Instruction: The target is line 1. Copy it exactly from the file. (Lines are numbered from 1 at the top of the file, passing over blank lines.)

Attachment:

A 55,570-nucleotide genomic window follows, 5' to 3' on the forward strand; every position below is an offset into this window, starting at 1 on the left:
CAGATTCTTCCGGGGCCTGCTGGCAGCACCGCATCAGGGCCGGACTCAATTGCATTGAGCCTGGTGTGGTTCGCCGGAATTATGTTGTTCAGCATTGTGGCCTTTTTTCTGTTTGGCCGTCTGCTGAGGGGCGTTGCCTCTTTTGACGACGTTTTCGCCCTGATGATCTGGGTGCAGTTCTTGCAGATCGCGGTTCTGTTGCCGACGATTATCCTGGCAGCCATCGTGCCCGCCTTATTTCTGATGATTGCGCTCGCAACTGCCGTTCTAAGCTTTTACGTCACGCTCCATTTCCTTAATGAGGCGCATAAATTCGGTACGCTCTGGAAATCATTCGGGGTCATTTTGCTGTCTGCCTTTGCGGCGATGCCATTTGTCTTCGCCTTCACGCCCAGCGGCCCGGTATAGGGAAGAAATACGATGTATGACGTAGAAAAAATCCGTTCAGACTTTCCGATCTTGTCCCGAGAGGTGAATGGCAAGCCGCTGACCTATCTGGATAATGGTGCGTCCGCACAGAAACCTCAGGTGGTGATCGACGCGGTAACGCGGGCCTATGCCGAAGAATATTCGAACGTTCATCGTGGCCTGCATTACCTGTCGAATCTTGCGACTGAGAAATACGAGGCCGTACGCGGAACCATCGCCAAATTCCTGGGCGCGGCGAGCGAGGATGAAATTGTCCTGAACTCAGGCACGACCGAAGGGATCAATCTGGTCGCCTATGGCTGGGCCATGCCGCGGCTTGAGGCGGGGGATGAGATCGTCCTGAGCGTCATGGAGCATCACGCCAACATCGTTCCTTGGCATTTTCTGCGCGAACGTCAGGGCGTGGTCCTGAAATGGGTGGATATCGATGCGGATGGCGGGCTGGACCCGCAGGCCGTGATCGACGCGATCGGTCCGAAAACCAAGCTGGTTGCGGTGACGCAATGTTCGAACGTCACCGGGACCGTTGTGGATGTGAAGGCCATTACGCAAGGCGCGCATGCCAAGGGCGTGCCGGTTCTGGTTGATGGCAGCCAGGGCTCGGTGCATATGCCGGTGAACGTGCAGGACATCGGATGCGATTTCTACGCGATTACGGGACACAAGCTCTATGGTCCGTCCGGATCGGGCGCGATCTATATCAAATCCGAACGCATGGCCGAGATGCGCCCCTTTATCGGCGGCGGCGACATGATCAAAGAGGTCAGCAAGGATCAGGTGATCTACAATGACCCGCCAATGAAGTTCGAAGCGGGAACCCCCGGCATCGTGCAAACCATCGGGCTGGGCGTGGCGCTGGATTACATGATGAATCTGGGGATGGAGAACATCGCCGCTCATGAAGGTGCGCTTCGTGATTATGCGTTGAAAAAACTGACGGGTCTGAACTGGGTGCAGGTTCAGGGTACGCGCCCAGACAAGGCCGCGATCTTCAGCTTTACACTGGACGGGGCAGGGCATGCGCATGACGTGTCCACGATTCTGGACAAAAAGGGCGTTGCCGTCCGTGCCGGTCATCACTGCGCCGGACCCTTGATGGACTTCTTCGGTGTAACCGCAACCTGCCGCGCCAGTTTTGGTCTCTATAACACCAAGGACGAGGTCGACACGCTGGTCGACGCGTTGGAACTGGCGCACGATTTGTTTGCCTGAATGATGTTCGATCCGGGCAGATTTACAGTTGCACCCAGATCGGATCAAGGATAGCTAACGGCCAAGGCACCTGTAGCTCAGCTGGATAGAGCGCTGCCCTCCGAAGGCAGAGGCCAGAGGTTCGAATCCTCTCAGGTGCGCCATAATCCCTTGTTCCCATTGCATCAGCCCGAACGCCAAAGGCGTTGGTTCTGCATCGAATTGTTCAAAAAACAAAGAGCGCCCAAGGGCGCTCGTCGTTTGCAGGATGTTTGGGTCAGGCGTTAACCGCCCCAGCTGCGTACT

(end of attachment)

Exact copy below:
A 55,570-nucleotide genomic window follows, 5' to 3' on the forward strand; every position below is an offset into this window, starting at 1 on the left: